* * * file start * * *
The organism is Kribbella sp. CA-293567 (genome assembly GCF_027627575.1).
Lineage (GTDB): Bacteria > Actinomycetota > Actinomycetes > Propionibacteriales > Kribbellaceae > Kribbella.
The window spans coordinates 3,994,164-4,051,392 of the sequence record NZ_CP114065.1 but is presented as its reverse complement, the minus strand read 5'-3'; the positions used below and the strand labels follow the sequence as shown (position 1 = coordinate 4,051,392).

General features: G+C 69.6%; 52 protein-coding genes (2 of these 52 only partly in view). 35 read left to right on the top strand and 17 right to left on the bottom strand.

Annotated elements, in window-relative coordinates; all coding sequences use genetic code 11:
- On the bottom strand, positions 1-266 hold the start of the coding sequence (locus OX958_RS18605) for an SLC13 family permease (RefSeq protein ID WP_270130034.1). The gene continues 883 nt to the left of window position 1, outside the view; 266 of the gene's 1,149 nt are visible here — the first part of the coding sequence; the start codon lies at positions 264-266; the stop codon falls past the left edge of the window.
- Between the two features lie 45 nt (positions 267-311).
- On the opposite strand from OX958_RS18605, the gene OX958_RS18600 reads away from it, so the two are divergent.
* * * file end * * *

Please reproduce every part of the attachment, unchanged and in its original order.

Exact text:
The organism is Kribbella sp. CA-293567 (genome assembly GCF_027627575.1).
Lineage (GTDB): Bacteria > Actinomycetota > Actinomycetes > Propionibacteriales > Kribbellaceae > Kribbella.
The window spans coordinates 3,994,164-4,051,392 of the sequence record NZ_CP114065.1 but is presented as its reverse complement, the minus strand read 5'-3'; the positions used below and the strand labels follow the sequence as shown (position 1 = coordinate 4,051,392).

General features: G+C 69.6%; 52 protein-coding genes (2 of these 52 only partly in view). 35 read left to right on the top strand and 17 right to left on the bottom strand.

Annotated elements, in window-relative coordinates; all coding sequences use genetic code 11:
- On the bottom strand, positions 1-266 hold the start of the coding sequence (locus OX958_RS18605) for an SLC13 family permease (RefSeq protein ID WP_270130034.1). The gene continues 883 nt to the left of window position 1, outside the view; 266 of the gene's 1,149 nt are visible here — the first part of the coding sequence; the start codon lies at positions 264-266; the stop codon falls past the left edge of the window.
- Between the two features lie 45 nt (positions 267-311).
- On the opposite strand from OX958_RS18605, the gene OX958_RS18600 reads away from it, so the two are divergent.